The U.S. Department of Energy has determined that Cuba and Venezuela are “foreign adversaries” that might target the U.S. electrical grid, as the agency works to implement an executive order signed in May by President Donald Trump.
The executive order aims at securing the bulk-power system — the facilities and control systems necessary for operating the electrical network — from the “malicious activities” of these foreign actors, and orders the Department of Energy to define those.
In a notice published in the Federal Register on Wednesday, the department included the governments of China, Cuba, Iran, North Korea and Venezuela in its “current list of foreign adversaries.”
Other countries considered sponsors of terrorism, such as Syria and Sudan, were not included.
The executive order defines the term as foreign governments and actors “engaged in a long-term pattern or serious instances of conduct significantly adverse to the national security of the United States.”
The department said the determination of which countries to include was based on multiple reports from the intelligence community. The designation is only relevant to the May executive order, the notice adds.
Citing the National Counterintelligence Strategy, the department said that malicious foreign actors “are employing innovative combinations of traditional spying, economic espionage, and supply chain and cyber operations to gain access to critical infrastructure.“
The executive order bans the acquisition of equipment or software from these countries that could make the nation’s electricity grid vulnerable to cyberattacks.
It is unlikely that U.S. companies would import energy software or equipment from Cuba and Venezuela, which is generally prohibited by U.S. sanctions. But the formal designation of both Latin American nations adds to the “maximum pressure campaign” the administration launched last year to try to force Venezuelan leader Nicolás Maduro to exit from power.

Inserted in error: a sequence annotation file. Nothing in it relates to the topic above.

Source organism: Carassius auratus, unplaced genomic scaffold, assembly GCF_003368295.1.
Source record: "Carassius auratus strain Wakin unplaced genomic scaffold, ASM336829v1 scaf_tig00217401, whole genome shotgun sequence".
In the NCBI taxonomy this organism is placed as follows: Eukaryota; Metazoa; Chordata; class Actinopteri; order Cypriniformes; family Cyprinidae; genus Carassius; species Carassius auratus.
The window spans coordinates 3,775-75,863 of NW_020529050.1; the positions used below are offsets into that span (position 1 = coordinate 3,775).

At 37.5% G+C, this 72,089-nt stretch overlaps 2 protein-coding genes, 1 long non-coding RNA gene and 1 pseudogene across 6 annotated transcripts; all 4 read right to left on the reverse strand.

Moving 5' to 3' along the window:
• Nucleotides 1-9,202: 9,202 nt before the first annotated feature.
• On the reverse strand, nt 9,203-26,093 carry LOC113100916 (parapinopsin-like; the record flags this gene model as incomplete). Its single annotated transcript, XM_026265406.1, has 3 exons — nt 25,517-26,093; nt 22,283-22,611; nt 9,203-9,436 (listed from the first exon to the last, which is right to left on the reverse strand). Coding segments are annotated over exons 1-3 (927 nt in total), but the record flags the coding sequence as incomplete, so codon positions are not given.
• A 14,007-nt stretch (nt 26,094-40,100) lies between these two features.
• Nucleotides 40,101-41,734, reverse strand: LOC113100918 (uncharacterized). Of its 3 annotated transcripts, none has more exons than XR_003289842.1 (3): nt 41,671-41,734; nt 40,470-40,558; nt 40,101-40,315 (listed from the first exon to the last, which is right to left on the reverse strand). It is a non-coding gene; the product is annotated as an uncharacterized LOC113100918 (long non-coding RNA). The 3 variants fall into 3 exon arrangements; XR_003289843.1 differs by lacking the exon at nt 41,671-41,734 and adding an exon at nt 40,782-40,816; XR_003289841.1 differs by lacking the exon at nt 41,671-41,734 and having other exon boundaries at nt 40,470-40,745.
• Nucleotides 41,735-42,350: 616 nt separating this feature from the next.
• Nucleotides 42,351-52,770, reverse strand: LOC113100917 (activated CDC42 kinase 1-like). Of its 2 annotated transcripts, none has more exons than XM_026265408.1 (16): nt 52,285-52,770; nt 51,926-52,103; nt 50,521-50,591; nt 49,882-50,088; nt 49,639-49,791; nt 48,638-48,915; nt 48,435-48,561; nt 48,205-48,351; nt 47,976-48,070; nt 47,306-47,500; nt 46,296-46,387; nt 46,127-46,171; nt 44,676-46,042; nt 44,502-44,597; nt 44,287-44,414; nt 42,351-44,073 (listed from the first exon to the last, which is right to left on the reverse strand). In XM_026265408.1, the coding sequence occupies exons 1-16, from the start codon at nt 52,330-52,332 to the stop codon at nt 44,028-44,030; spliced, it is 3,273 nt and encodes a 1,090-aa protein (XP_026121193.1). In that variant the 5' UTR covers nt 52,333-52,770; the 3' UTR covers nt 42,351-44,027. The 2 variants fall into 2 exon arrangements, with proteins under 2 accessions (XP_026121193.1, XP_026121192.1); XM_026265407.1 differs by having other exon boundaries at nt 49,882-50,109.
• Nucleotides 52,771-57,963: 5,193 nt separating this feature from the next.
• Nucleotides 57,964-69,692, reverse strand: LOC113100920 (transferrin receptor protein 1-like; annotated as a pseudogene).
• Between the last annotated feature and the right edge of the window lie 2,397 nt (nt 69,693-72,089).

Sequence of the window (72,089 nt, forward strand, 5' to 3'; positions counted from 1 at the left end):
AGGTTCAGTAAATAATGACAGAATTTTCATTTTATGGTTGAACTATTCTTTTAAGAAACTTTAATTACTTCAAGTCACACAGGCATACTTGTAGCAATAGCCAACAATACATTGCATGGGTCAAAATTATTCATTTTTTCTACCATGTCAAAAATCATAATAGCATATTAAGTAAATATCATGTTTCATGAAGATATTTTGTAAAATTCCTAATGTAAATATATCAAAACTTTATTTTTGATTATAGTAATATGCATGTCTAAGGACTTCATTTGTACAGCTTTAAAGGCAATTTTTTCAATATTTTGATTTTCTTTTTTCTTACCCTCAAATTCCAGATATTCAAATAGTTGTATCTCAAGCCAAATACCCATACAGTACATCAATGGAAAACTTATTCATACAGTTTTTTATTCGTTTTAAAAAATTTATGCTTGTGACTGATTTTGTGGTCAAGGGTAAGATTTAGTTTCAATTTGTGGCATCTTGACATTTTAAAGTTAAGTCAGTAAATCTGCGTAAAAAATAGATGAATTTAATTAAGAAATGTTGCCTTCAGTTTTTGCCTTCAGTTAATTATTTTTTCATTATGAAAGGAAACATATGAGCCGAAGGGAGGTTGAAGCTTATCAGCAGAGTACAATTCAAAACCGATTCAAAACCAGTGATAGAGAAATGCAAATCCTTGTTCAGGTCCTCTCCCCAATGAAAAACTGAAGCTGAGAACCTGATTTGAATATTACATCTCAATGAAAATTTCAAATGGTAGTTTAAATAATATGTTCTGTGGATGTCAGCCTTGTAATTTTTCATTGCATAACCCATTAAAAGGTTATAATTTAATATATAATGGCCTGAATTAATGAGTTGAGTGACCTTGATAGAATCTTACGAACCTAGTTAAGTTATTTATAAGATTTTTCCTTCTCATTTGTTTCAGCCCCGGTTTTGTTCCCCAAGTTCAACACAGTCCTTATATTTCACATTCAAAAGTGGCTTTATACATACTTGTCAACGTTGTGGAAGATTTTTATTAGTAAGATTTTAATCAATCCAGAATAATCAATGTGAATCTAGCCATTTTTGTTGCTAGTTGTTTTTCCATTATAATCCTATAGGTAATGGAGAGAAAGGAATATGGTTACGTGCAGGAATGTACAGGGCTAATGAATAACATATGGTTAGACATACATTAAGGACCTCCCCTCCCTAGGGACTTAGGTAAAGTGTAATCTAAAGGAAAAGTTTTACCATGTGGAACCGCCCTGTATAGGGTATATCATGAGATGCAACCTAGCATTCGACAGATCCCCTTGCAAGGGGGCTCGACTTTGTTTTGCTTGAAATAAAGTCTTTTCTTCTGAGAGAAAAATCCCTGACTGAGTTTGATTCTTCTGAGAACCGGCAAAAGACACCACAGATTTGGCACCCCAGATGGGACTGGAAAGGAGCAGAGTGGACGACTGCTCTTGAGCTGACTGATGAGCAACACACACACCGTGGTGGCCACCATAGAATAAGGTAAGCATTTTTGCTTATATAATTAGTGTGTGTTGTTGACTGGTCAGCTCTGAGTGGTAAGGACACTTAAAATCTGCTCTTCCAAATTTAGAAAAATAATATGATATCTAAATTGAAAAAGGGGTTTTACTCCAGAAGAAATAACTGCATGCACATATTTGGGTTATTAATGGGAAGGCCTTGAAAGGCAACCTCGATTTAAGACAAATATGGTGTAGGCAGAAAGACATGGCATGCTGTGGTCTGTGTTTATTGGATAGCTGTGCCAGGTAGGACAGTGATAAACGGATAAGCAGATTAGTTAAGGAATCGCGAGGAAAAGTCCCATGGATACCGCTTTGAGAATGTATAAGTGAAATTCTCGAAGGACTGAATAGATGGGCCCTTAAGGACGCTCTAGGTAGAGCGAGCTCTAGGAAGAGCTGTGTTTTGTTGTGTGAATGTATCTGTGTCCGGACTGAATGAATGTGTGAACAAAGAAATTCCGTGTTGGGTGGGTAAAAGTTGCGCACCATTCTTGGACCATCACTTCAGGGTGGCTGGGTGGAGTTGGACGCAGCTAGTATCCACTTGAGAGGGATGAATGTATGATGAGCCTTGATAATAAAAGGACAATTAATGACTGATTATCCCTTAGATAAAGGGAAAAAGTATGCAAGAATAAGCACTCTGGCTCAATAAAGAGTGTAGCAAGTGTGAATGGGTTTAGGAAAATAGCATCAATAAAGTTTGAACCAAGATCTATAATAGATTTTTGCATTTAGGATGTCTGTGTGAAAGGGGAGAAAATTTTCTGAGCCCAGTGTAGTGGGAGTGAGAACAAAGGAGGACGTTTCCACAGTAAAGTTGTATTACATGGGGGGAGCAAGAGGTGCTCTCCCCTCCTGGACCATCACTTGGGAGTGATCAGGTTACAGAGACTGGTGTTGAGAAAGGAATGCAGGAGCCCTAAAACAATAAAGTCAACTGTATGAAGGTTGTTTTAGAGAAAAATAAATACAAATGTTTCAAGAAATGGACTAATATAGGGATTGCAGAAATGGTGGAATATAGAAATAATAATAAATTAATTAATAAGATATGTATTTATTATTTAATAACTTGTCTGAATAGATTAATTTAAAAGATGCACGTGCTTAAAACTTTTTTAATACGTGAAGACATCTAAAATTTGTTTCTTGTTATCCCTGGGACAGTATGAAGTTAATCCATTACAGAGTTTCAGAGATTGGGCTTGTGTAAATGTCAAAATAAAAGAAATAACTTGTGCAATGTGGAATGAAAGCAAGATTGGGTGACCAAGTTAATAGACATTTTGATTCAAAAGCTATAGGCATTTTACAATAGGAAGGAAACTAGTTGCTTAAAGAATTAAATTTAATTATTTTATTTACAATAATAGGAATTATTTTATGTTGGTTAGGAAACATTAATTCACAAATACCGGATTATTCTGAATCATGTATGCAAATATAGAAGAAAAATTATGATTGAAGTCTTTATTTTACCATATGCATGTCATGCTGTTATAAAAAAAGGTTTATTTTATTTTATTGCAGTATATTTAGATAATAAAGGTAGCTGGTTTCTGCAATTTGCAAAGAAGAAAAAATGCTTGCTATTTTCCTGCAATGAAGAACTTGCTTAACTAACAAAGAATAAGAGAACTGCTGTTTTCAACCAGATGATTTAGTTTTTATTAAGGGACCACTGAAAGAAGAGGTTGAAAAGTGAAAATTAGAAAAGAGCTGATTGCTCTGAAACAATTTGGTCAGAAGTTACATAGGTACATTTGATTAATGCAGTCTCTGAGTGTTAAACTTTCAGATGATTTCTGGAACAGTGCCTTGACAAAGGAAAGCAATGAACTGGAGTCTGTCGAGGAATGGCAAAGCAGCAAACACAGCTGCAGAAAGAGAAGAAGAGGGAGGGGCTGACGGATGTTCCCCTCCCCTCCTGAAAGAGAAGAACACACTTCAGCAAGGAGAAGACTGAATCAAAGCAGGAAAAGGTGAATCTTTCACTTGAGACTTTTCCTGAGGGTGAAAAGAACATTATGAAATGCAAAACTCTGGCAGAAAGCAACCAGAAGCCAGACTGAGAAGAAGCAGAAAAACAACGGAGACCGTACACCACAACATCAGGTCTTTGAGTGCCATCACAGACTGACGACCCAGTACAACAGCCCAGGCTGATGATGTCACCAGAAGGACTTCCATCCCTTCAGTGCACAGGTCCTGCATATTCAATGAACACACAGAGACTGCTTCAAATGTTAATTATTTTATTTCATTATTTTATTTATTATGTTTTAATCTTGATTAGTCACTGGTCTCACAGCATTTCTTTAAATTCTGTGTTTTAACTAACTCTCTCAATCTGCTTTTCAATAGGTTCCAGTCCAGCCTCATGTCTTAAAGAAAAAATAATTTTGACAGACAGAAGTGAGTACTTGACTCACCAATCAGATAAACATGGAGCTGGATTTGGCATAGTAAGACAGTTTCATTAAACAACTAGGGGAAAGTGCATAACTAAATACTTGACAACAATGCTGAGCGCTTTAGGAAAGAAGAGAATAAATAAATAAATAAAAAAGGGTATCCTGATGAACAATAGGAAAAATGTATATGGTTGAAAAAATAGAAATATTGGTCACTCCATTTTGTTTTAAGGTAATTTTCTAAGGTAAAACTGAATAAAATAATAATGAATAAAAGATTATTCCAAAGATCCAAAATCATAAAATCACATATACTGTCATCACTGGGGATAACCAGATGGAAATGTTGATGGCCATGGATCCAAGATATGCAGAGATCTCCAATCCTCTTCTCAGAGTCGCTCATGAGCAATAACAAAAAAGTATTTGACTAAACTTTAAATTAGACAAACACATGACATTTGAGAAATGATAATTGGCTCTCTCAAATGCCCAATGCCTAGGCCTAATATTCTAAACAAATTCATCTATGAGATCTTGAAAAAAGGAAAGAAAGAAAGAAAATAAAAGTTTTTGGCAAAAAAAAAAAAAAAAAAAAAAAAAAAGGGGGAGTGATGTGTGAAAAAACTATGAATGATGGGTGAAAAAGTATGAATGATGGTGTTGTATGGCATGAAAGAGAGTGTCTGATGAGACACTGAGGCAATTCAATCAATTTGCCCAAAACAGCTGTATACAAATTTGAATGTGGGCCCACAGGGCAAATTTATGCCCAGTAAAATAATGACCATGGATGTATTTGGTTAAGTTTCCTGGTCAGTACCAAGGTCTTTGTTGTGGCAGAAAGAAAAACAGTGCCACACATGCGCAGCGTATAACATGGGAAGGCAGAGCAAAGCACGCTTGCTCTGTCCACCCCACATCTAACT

The Trump administration believes the Cuban government provides Maduro with critical support in the way of political advice, security, and intelligence services.
In the past, Maduro has blamed electricity blackouts in Caracas on cyberattacks backed by the U.S. and the Venezuelan opposition.
In May, the State Department notified Congress that Cuba and Venezuela did not cooperate “fully” with U.S. counterterrorism efforts in 2019. And talks within the administration about returning Cuba to the list of countries that sponsor terrorism have been ongoing since last year.
“Including Cuba on a list of adversaries will further add to the list of reasons for companies to avoid transactions with Havana and Caracas, and for the 186 countries that are not adversaries to think further about supporting both Cuba and Venezuela,” said John Kavulich, president of the U.S.-Cuba Trade and Economic Council.
“The Trump Administration continues decorating the layers of its labeling cake with the goal of returning Cuba to the list of state sponsors of terrorism,” before presidential elections in November, he said.
© 2020 Miami Herald
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